“Hiking is NOT one of my superpowers,” I said to my three companions. But it was too late to turn back; we were more than halfway up on the Potato Chip Rock hike.
A week before, I had seen a photo taken at San Diego’s Potato Chip Rock – a sliver of stone hovering 2,800 feet over the ridge near the summit of Mt. Woodson, and I knew I had to get there.
Sure, when I was in my 20’s, I easily clambered up New Hampshire’s 6,148 foot Mt. Washington. Three different times, mind you. But that was several decades ago.
Comparatively, Mt. Woodson is only 2,800 feet in elevation. I did some quick math… Mt. Washington is 2.2 times higher than Mt. Woodson, and I’m approximately 2.2 times older than I was the last time I climbed it. Good to go!
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I convinced three of my San Diego buddies – Marie, Diana, and Rebecca – to join me.
“You do understand it’s four miles to the summit, all uphill, with no shade,” said Rebecca, more a statement than a question.
So much for my fuzzy math!
“Um, never mind,” I said. “I’m not in that great shape; I’ll never make it.”
“But don’t you want everyone to see your new Facebook profile hanging off Potato Chip Rock?” asked Diana? I hate it when my friends know me that well.
The Ascent to Potato Chip Rock
We arrived at Lake Poway Recreational Center at around 9 a.m. for the Potato Chip Rock hike. It was an off-season weekday, so there were few people around. The cool early morning mist clinging to the path was a welcome comrade. You could almost taste the dank vapor as the well-maintained sandy path wound around, providing stunning vistas of the southern shore of the lake.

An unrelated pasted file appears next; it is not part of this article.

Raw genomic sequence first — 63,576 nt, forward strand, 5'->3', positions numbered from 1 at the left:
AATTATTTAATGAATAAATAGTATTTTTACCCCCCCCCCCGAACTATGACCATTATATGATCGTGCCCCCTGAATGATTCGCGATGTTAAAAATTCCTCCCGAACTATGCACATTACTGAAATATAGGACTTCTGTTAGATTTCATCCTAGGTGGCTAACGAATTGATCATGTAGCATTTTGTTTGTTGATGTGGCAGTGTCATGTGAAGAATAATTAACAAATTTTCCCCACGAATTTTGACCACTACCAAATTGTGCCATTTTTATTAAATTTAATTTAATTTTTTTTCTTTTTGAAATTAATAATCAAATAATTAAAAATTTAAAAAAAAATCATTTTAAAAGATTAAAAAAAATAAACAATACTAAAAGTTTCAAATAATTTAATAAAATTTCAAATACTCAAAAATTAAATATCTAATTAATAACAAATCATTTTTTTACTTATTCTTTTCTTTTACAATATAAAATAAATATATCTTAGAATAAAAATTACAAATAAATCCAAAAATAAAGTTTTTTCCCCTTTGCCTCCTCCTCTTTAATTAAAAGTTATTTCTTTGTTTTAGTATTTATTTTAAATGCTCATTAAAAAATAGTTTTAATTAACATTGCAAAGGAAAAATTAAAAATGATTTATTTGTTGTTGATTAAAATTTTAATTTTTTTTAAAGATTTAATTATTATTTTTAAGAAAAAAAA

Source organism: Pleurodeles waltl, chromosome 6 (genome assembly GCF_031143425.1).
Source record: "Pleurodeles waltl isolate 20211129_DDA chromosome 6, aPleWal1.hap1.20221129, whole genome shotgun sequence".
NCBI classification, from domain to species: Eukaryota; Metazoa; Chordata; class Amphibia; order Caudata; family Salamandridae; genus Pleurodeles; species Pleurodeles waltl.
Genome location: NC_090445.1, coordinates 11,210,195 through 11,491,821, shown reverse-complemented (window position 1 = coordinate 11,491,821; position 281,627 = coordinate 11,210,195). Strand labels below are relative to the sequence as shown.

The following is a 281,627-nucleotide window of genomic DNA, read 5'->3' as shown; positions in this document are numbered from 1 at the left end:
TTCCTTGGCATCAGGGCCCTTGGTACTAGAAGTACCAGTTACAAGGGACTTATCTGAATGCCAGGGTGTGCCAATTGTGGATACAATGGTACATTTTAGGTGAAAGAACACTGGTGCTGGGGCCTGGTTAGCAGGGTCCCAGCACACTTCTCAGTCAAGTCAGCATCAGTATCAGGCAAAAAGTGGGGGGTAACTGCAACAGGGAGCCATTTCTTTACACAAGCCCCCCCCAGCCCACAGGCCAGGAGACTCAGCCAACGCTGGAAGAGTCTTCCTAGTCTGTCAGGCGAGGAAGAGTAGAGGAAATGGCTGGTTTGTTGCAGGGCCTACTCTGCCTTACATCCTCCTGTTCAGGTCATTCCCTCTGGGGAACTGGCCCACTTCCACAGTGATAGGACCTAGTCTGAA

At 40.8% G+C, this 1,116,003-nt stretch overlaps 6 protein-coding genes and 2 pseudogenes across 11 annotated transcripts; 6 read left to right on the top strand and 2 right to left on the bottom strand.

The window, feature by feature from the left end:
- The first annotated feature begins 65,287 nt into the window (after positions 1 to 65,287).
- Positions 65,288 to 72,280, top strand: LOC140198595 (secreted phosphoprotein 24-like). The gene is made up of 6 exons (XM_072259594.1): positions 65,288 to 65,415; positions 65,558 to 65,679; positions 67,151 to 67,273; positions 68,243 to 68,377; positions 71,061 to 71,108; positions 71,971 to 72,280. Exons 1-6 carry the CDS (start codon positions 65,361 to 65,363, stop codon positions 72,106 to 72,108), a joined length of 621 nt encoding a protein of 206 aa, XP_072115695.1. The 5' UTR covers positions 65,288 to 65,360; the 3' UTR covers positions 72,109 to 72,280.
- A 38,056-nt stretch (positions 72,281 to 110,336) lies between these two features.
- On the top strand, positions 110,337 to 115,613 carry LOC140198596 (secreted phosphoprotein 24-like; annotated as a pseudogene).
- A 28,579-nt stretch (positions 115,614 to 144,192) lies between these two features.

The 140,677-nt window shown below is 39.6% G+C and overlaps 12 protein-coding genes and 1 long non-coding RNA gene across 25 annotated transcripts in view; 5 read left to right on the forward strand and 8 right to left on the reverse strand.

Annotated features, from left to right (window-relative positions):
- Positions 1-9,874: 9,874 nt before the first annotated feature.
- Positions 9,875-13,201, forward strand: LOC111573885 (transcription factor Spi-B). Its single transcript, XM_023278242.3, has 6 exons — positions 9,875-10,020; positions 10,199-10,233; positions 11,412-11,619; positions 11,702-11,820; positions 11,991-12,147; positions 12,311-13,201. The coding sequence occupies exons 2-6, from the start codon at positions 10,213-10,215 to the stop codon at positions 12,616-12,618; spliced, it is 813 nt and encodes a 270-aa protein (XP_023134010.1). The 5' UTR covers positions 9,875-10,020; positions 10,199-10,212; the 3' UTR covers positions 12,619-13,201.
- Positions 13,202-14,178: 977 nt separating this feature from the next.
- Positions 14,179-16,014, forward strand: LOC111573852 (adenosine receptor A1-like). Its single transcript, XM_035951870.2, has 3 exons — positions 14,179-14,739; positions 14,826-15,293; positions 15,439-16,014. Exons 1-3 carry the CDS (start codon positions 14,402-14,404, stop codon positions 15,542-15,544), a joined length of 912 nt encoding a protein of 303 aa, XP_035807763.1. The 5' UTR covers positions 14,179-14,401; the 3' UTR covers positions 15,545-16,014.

We walked for about a mile, and while the hike is rated strenuous, so far, it was a piece of cake. The only trouble was a sign depicting a sketch of a mountain lion. It seems that mountain lions have been sighted in the chaparral. Good thing Rebecca had a walking stick.
As the lake disappeared from our rearview, the trail got narrow with lots of steep switchbacks along the boulder-strewn mountainside, and the altitude began to rise at a steady ascent.
The only person we encountered on the trail was a man who looked to be around 70 years old, not an ounce of fat on his lean biker short-clad body, jogging past us at a brisk pace. I mentally gave him a high-five.
The Photo Ops Along the Way
Attention-grabbing gigantic rock formations littered the trail, a few of which looked more like they belonged on the moon than earth. It seemed like a good time for a break, so with these great natural props, we let our imaginations run wild coming up with ideas for memorable photos.
Suddenly the sun broke through the fog adding two new dimensions to the hike: heat and thirst. September days can still be hot in San Diego, and this was one of them.
The trail is well-marked with signs that tell you how far to the summit, which you swear have to be wrong. I mean, how can a half-mile feel like three miles?
The trail turned from a dirt path to stones forming natural steps, higher and higher. Thigh-burning, killer cardio.
Multiple rest stops, water breaks, and more photo ops ensued.